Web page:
Labor activist Dolores Huerta to lecture at St. Olaf

huertadolores350x400American labor leader and civil rights activist Dolores Huerta, the first Latina inducted into the National Women’s Hall of Fame and a recipient of the Presidential Medal of Freedom, will speak at St. Olaf College Wednesday, October 26.

Her lecture, which begins at 7:30 p.m. in the Pause in Buntrock Commons, will be streamed and archived online. It is sponsored by the college’s Political Awareness Committee, a branch of the St. Olaf Student Government Association responsible for facilitating, encouraging, and growing campus political dialogue.

Huerta co-founded the National Farm Workers Association with Cesar Chavez in 1962. The association later merged with the Agricultural Workers Organizing Committee to become the United Farm Workers (UFW), a major labor union for farmworkers in the United States. In 2002 she founded the Dolores Huerta Foundation (DHF), a community benefit organization that organizes and creates grassroots-level activities for community organizing, leadership development, civic engagement, and policy advocacy in areas such as health, education, and economic development.

As an activist, Huerta first demonstrated her lobbying and negotiating skills by helping secure the Aid For Dependent Families and disability insurance for California farm workers in 1963. Some of the other laws that she supported and lobbied for included the 1960 bill that requires voting ballots, driver’s license tests, and other government documents to be printed in English and Spanish, as well as the 1975 California Agricultural Labor Relations Act that established the right for farmworkers to conduct collective bargaining with their employers.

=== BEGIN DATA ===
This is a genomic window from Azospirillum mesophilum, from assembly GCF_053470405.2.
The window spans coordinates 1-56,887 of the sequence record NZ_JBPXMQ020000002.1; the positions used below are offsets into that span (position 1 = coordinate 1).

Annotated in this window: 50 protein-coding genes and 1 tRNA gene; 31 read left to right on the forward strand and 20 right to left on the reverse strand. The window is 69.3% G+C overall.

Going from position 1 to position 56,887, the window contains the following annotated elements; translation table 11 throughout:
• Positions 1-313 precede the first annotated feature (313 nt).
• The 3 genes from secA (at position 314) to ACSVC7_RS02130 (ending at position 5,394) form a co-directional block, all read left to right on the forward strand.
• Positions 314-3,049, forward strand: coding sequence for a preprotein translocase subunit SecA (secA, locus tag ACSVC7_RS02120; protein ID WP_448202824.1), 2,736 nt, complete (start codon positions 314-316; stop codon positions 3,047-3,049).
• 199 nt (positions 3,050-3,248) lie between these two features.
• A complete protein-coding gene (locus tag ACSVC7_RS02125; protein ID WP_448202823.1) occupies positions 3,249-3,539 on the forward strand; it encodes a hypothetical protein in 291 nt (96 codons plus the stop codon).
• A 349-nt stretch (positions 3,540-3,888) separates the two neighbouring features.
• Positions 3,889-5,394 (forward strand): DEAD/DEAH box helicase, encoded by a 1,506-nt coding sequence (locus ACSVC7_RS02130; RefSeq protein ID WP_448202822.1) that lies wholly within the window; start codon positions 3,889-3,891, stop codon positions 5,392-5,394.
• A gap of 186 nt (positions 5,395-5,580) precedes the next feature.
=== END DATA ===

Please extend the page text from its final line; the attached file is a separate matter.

As president and director of the DHF, Huerta travels across the country, engaging in campaigns and influencing legislation that supports equality and defends civil rights. She often speaks to students and organizations about issues of social justice and public policy.

Huerta has been awarded numerous honors for her work. She received the Ellis Island Medal of Freedom Award and was inducted in the National Women’s Hall of Fame in 1993. She was an inaugural recipient of the Eleanor Roosevelt Award for Human Rights from President Bill Clinton in 1998. That same year, Ladies’ Home Journal recognized her as one of the 100 Most Important Women of the 20th Century, along with such women leaders as Mother Teresa, Margaret Thatcher, Rosa Parks, and Indira Gandhi.

In 2012 President Barack Obama bestowed Huerta the Presidential Medal of Freedom, the highest civilian award in the United States.

“The great social justice changes in our country have happened when people came together, organized, and took direct action,” Huerta said in accepting that award. “It is this right that sustains and nurtures our democracy today.”